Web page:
While no one knows with certainty how long workers will have to wait for permanent residency in the U.S., David Bier, an immigration policy analyst at the Cato Institute in Washington, D.C., estimated that Indian nationals with bachelor's degrees could face a 17-year wait for an employment-based green card, while those with advanced degrees could theoretically be looking at 151 years (that's not a typo). Indian immigrants make up about 90 percent of the wait list, according to Bier. Workers from China and the Philippines also face backlogs, although not to the same extent.

The bill "makes one simple, sensible reform: It makes the distribution of green cards first come, first served within each category of employment-based immigration," Corley said. "This fix is necessary because the current system has resulted in deeply imbalanced and unfair outcomes—with the majority of countries in the world facing no backlogs, while others with the same kinds of education, skills and jobs are trapped in generations-long backlogs."

The bill is welcome news for those employers with a high percentage of Indian and Chinese foreign nationals waiting for their green cards, Wenger said. "People getting their green cards quicker means not having to worry about extending their H-1Bs over and over again in an atmosphere that has gotten more challenging."

Removing the Caps Would Create New Problems

Not everyone is satisfied with the proposed changes. Per-country caps were intended to prevent nationals from countries with large populations like India and China from getting the large majority of green cards each year. Because there are so many Indian nationals waiting for green cards, eliminating the ceiling could conceivably mean that green cards would almost entirely go to Indians for years to come.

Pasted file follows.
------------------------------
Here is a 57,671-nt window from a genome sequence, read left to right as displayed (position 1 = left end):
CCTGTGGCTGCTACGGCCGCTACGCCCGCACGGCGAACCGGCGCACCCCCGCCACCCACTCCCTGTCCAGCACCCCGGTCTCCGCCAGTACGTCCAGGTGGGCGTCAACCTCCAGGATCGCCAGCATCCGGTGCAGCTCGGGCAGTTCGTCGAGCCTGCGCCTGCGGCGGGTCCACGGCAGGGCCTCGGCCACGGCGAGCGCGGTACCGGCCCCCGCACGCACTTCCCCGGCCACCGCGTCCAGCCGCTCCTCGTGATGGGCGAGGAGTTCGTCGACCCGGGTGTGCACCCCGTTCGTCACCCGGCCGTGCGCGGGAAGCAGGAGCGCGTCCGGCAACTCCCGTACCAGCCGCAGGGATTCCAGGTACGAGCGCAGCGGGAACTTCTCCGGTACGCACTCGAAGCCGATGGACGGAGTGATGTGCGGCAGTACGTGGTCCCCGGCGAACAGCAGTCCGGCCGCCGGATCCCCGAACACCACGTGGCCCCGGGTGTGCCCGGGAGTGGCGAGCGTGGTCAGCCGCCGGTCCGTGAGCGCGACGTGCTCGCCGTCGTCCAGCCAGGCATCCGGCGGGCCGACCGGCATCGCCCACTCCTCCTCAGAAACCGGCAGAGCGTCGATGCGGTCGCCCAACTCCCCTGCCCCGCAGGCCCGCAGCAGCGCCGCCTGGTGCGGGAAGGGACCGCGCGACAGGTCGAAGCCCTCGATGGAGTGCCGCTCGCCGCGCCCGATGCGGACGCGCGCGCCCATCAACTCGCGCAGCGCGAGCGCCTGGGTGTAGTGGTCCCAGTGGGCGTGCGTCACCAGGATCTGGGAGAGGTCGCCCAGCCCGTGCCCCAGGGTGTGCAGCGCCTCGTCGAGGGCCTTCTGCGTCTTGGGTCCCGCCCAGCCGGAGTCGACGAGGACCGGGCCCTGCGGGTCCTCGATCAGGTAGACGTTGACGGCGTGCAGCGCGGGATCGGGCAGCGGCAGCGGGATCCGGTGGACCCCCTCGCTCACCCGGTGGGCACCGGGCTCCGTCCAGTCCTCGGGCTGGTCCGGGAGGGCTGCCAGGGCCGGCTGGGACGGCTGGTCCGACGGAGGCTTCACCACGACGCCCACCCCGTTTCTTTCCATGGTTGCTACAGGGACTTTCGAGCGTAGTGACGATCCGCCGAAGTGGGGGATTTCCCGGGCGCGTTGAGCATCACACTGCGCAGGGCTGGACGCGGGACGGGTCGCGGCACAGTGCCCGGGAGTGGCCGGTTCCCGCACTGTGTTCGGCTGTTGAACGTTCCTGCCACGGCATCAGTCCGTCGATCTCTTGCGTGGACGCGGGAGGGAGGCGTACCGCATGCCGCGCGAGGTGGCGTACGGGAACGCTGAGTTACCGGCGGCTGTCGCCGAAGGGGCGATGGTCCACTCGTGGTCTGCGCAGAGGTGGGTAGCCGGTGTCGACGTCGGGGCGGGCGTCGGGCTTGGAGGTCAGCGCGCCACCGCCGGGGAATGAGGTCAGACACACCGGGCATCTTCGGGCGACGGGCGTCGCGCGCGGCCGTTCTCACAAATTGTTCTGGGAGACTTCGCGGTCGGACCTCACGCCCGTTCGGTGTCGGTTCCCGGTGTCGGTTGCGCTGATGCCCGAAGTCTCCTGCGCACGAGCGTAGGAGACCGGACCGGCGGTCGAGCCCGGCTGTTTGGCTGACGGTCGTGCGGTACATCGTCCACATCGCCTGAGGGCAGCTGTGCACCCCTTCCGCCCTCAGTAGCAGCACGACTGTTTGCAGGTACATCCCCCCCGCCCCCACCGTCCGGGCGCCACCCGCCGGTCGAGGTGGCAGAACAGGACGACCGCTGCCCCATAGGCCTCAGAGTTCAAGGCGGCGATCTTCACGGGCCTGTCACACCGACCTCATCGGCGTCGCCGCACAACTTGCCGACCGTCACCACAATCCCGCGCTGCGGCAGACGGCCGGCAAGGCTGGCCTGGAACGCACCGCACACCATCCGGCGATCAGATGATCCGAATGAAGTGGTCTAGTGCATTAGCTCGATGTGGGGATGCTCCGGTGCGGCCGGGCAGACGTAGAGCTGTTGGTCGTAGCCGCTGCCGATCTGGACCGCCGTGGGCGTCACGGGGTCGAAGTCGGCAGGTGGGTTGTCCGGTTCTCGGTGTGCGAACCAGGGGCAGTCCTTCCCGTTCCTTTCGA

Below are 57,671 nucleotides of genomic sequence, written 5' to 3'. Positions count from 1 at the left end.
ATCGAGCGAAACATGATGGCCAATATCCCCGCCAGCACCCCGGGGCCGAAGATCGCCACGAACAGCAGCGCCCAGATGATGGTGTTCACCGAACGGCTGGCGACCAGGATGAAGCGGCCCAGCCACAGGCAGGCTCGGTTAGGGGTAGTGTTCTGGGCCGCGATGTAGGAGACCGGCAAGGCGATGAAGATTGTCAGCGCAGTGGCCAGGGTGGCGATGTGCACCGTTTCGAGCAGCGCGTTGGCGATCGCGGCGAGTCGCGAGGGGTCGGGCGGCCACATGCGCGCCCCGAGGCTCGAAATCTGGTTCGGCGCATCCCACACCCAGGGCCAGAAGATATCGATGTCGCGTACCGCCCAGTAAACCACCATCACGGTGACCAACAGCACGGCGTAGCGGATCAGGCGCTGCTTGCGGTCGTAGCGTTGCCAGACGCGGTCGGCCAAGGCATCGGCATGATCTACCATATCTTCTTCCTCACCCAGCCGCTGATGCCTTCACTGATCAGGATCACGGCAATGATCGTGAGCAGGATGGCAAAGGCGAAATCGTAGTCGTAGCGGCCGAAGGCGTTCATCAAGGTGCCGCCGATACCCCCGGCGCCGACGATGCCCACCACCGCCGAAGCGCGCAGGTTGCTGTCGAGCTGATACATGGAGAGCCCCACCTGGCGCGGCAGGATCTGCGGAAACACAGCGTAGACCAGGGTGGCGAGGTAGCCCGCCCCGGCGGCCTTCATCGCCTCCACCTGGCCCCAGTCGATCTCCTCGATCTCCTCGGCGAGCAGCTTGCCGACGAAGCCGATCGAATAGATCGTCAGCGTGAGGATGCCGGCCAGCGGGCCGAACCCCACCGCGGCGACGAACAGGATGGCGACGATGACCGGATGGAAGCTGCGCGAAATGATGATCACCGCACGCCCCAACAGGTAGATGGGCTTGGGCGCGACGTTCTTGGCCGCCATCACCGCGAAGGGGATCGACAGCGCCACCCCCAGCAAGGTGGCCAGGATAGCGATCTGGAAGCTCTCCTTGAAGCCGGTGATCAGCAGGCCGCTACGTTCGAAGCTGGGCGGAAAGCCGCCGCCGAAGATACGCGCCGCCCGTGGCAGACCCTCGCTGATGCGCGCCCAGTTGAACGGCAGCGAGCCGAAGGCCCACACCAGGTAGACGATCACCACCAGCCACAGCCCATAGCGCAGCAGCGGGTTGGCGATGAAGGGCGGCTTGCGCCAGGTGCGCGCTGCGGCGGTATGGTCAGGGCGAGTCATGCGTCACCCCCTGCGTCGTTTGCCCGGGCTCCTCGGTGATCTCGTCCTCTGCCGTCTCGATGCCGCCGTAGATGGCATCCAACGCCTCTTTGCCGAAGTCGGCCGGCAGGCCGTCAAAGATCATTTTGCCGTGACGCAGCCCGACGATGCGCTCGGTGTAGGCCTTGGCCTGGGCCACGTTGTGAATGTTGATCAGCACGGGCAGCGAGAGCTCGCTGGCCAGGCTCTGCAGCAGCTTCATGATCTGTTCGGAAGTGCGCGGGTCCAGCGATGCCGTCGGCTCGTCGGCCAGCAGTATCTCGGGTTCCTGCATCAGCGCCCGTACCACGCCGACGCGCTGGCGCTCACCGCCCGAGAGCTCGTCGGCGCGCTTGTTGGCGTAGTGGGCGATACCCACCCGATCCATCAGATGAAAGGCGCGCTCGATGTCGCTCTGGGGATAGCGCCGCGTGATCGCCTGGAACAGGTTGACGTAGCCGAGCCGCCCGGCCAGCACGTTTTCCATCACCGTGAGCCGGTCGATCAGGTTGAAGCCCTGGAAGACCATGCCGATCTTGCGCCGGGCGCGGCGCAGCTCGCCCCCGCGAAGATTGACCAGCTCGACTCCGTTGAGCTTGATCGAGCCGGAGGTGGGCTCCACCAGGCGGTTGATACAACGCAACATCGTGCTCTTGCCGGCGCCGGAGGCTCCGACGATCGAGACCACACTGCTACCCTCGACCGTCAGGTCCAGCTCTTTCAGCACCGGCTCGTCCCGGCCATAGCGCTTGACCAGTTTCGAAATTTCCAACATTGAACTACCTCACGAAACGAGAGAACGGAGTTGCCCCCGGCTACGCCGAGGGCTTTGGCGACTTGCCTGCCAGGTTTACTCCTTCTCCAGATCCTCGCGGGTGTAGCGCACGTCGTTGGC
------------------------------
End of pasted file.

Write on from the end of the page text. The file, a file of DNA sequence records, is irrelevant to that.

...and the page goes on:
To alleviate that concern, at least upfront, the legislation guarantees workers from other countries approved for employment-based green cards before the bill's enactment would receive them on time as promised, as well as a three-year transition period that reserves green cards for immigrants from other countries while the Indian backlog is reduced. "It's a tentative phase-in process, so originally it won't be all or nothing," Wenger said. "But that only lasts for three years, which makes you wonder if that would be sufficient."

Because the number of employment-based green cards is limited, and the number of applicants exceeds the number of green cards available, new backlogs will likely develop in the future for workers from all parts of the world.

Foreign nationals who are not from India or China would have to face longer waits than they have in the past, making recruiting foreign talent from those other countries more difficult, said Forrest Read, an attorney in the Raleigh, N.C., office of Jackson Lewis. The average wait time for all employment-based workers has been estimated to equalize at about seven years, he said.

If that were the case, companies accustomed to hiring workers directly from abroad wouldn't have that option in the future, Wenger said. "Some employers may have relied on countries where the green card was current [meaning there isn't any wait time], recruited directly from those countries and bypassed the difficulties of the H-1B lottery," she said. "Workers in countries used to being current will all of a sudden find themselves in a backlog."

Read added that potential employees locked out of the H-1B lottery will no longer have the green card option immediately available. That option is currently a viable possibility for skilled workers not from India or China.

Another concern is that if all countries have backlogs of several years in the future, fewer employers may sponsor workers for green cards, putting more strain on visa programs like the H-1B. Conversely, "shorter wait times for legal permanent resident status might actually incentivize greater numbers of nationals from India, China and the Philippines to seek employment-based legal permanent resident status," Kandel said.

Read said that longer wait times for all countries would make it "virtually impossible" for any foreign national to receive an employment-based green card without first being in the United States in a temporary status like an H-1B. Because of that, people in occupations not eligible for H-1Bs would have less of a chance of receiving employment-based green cards, and more workers with H-1Bs would have to undergo more rounds of visa extensions.

"The health care industry is concerned because foreign nurses, generally not from India or China, are not eligible for H-1B visas and have to get green cards before they can work in the U.S.," Read said.